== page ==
Sans Soleil 
was paired with another short film by Marker—his famous 1963 ciné-roman
La Jetée 
. But in this pairing, as well, what was seen to connect the two filmswas what Marker called (in a rare interview at the time) “spiritism.”
If I were to speak in the name of the person who made those movies,that wouldn’t be journalism but rather spiritism. In fact, I don’tthink I either chose or accepted: somebody talked about it, and itgot done. That there was a certain relationship between these twofilms was something I was aware of, but I didn’t think I needed toexplain—until I found a small anonymous note published in aprogram in Tokyo that said, “Soon the voyage will be at an end. It’sonly then that we will know if the juxtaposition of images makes anysense. We will understand that we have prayed with film, as onemust on a pilgrimage, each time we have been in the presence of death: in the cat cemetery, standing in front of the dead giraffe,with the kamikazes at the moment of takeoff, in front of theguerillas killed in the war for independence. In
La Jetée 
, the
Watching Sans Soleil 
foolhardy experiment to look into the future ends in death. Bytreating the same subject twenty years later, Marker has overcomedeath by prayer.”
Indeed, Marker’s whole aesthetic about cinema veers toward the spiritual, asevident in his remarks about DVD technology. “[It’s} great, but it still isn’tcinema,” he says. “Godard nailed it once and for all: at the cinema, youraise your eyes to the screen; in front of the television, you lower them.Then there is the role of the shutter. Out of the two hours you spend in amovie theater, you spend one in the dark.”These qualities of reverence and meditation come through moststrikingly in
Sans Soleil 
than in any of his other films, though they werepresent even in the beginning—think only of the antique African masksunder museum display cases in
Les statues meurent aussi 
(1957). Though inthat film he was portraying a kind of spiritual rape. By the time of 
Sans Soleil 
he is not documenting the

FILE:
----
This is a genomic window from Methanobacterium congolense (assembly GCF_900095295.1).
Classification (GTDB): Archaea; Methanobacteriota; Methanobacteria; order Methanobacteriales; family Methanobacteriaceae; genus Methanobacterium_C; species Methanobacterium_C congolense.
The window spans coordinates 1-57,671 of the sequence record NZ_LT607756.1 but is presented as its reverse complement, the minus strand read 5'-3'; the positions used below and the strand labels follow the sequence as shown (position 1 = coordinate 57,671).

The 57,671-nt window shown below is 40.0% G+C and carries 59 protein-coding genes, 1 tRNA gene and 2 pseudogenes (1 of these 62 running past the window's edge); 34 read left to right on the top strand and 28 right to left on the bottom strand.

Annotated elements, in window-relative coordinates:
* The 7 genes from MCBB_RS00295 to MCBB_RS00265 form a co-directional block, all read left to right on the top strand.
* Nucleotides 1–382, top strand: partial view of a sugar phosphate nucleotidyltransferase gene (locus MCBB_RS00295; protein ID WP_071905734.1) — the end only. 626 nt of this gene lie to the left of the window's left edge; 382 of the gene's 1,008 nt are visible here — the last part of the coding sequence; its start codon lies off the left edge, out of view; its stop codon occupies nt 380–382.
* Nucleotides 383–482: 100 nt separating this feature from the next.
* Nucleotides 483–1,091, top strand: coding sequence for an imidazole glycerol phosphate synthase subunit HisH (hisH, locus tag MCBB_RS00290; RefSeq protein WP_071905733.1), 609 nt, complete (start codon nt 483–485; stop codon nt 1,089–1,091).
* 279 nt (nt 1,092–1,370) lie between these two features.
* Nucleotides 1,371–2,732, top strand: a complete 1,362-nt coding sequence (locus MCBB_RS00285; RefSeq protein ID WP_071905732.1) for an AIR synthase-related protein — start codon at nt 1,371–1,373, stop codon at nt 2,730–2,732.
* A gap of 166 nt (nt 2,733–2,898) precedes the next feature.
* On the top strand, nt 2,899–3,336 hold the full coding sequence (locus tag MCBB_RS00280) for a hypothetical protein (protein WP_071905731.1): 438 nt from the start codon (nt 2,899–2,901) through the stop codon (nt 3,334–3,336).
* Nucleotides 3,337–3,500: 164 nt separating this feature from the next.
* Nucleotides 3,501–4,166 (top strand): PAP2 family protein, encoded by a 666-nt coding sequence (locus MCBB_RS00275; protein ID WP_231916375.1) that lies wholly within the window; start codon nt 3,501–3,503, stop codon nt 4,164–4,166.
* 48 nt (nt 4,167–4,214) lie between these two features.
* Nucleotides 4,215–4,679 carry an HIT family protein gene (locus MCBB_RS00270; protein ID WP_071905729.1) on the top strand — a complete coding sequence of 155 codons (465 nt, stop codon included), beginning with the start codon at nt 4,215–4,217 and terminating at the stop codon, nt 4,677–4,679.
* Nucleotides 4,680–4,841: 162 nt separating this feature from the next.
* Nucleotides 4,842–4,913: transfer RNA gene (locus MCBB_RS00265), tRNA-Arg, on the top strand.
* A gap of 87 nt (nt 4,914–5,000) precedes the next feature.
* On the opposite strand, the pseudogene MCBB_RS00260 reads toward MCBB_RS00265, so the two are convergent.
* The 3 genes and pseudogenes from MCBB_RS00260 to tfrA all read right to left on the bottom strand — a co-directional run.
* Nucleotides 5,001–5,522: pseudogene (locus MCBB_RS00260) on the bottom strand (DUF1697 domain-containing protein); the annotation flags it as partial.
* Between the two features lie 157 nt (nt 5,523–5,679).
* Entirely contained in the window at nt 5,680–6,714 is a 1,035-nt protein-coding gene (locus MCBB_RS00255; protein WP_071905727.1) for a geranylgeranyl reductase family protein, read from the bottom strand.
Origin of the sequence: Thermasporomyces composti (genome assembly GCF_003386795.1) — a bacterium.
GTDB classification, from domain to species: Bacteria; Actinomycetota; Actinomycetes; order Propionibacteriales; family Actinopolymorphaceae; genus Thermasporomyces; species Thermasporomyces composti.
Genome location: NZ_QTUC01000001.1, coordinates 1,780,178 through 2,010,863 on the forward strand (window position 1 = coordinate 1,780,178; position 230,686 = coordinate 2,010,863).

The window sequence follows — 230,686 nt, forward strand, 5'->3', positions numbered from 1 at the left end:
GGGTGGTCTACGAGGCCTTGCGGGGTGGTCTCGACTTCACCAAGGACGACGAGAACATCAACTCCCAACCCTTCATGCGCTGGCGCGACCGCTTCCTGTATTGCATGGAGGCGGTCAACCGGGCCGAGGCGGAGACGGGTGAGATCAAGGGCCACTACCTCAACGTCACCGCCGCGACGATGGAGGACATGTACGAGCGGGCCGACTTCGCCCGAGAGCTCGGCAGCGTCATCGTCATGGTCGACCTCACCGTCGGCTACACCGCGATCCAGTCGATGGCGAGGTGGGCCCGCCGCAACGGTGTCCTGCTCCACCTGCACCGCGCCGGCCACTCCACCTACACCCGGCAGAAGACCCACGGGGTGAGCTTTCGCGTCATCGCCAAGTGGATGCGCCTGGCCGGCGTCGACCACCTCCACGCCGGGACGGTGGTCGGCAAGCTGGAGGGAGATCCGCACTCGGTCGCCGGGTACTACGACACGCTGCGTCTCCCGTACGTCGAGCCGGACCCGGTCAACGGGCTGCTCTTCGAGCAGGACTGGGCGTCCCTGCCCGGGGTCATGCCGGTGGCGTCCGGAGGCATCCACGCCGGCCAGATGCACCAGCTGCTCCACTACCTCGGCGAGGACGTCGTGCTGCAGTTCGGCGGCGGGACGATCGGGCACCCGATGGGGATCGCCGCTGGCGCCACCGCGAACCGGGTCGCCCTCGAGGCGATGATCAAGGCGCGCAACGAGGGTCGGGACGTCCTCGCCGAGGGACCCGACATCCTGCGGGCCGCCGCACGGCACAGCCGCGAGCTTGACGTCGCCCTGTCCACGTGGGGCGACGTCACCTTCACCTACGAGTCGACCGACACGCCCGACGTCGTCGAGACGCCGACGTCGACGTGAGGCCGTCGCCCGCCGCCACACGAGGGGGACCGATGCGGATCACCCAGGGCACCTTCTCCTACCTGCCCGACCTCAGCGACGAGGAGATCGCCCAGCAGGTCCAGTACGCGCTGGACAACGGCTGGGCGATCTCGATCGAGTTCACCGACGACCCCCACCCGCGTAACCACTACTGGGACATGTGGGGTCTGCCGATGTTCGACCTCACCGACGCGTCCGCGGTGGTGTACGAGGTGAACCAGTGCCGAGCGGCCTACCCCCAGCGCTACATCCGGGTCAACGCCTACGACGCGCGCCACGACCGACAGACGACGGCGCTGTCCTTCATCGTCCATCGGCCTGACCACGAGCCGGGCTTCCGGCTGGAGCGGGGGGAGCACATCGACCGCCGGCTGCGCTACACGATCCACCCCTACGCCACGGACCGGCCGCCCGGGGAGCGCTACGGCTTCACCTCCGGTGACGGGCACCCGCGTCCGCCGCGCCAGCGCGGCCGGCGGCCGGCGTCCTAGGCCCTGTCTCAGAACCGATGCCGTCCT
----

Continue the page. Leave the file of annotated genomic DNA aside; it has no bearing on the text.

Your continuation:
of “spiritism”—instead it is a questof discovery. “I've been round the world several times and now onlybanality still interests me,” he notes. “On this trip I've tracked it with therelentlessness of a bounty hunter.” Where Herzog sought spiritual truth inimages of the extreme landscapes of African deserts, burning Kuwaiti oilfields, Amazonian jungles, or the bleak Antarctic continent, Marker focusedinstead on the spiritism of the banal. “Do we ever know where history isreally made?” he asks, recounting his interest in the writings of the 11th-century court diarist, Sei Shonagon, and her penchant for drawing up lists:“elegant things,” “distressing things,” “things not worth doing,” or “thingsthat quicken the heart.” This last list—“things that quicken theheart”—particularly animates Marker: “Not a bad criterion I realize whenI'm filming; I bow to the economic miracle, but what I want to show you arethe neighborhood celebrations.” Japan’s business prowess may have beenwhat was preoccupying the journalists of the day, but it was in theircountless daily rituals, their mesmerizing street festivals, that Marker trulysaw who these people were.“We will have understood that we have prayed with film,” writesMarker’s anonymous reviewer in Tokyo. This observation probably comescloser to capturing the experience of watching
Sans Soleil 
than any otherthat I have read. So much of the film is prayerful meditation—the ferry ridefrom Hokkaido that occasions thoughts of “small fragments of warenshrined in everyday life”; the almost hypnotic scenes of ritualized dancefrom street festivals in Japan and Africa interspersed among each other; atrip to the video arcade where Pac-Man is deemed “the most perfect graphic
Interview of Chris Marker by Samuel Douhaire and Annick Rivoire in
,March 5, 2003. Reprinted in 2007 by the Criterion Collection.